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to john rutledge - Alexander Hamilton, The Works of Alexander Hamilton, (Federal Edition), vol. 10 
The Works of Alexander Hamilton, ed. Henry Cabot Lodge (Federal Edition) (New York: G.P. Putnam’s Sons, 1904). In 12 vols. Vol. 10.
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to john rutledge
As long as the federal party pursue their high ground of integrity and principle, I shall not despair of the public weal; but if they quit it and descend to be willing instruments of the elevation of the most unfit and most dangerous man of the community to the highest station in the government, I shall no longer see any anchor for the hopes of good men. I shall at once anticipate all the evils that a daring and unprincipled ambition, wielding the lever of Jacobinism, can bring upon an infatuated country. ’T is not to the chapter of accidents that we ought to trust the government, peace, and happiness of our country. ’T is enough for us to know that Mr. Burr is one of the most unprincipled men in the United States, to determine us to decline being responsible for the precarious issues of his calculations of interest. You cannot, in my opinion, render a greater service to your country than by exerting your influence to counteract the impolitic and impure idea of raising Mr. Burr to the chief magistracy.1
to james ross 2
Letters which myself and others have received from Washington give me much alarm at the prospect that Mr. Burr may be supported by the Federalists in preference to Mr. Jefferson. Be assured, my dear sir, that this would be a fatal mistake. From a thorough knowledge of the characters, I can pronounce with confidence that Mr. Burr is the last man in the United States to be supported by the Federalists.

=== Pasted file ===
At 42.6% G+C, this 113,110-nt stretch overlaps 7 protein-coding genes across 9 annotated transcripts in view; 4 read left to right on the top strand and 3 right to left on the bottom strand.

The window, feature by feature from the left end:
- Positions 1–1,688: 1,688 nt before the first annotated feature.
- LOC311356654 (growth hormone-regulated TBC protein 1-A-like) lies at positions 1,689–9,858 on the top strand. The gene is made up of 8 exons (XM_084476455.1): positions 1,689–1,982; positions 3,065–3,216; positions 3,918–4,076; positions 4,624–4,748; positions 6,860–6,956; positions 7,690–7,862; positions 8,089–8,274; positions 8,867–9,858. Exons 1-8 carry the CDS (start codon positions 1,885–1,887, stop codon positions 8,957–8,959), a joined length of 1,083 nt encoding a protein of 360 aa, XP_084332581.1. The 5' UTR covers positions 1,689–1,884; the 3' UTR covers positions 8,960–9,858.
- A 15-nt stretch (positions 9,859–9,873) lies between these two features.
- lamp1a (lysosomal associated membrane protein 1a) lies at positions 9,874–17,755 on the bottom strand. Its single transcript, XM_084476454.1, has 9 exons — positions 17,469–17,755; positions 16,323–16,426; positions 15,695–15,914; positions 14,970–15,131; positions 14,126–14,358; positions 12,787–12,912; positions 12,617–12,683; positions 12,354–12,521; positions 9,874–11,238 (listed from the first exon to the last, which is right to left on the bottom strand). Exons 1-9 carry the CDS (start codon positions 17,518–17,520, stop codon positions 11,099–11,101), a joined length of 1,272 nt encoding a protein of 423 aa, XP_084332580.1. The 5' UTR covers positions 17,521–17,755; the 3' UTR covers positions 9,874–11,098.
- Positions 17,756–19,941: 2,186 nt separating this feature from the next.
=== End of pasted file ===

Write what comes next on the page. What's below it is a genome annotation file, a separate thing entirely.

First. It is an opinion firmly entertained by his enemies and not disputed by his friends, that, as a man, he is deficient in honesty. Some very sad stories are related of him. That he is bankrupt for a large deficit, is certain. Second. As a politician, discerning men of both parties admit that he has but one principle—to get power by any means, and to keep it by all means. Third. Of an ambition too irregular and inordinate to be content with institutions that leave his power precarious, he is of too bold and sanguine a temper to think any thing too hazardous to be attempted, or too difficult to be accomplished. Fourth. As to talents, they are great for management and intrigue—but he is yet to give the first proofs that they are equal to the act of governing well. Fifth. As to his theory, no man can tell what it is. Institutions that would serve his own purposes (such as the government of France of the present day), not such as would promise lasting prosperity and glory to the country, would be his preference, because he cares only for himself, and nothing for his country or glory. Sixth. Certain that his irregular ambition cannot be supported by good men, he will court and employ the worst men of all parties as the most eligible instruments. Jacobinism in its most pernicious form will scourge the country. Seventh. As to foreign politics, war will be a necessary means of power and wealth. The animosity to the British will be the handle by which he will attempt to wield the nation to that point. Within a fortnight he has advocated positions, which, if acted upon, would in six months place us in a state of war with that power. From the elevation of such a man may heaven preserve the country. Should it be by the means of the Federalists, I should at once despair. I should see no longer any thing upon which to rest the hope of public or private prosperity.
No. Let the Federalists vote for Jefferson.
But, as they have much in their power, let them improve the situation to obtain assurances from him:
Reprinted from the History of the Republic, vii., 445. General John Rutledge, of South Carolina, to whom this letter is addressed, was the son of the revolutionary patriot and statesman of the same name. He was at this time Member of Congress from South Carolina.
James Ross, Senator from Pennsylvania, was one of the leaders of the Federalists and a lawyer of distinguished ability.
Reprinted from the History of the Republic, vii., 445.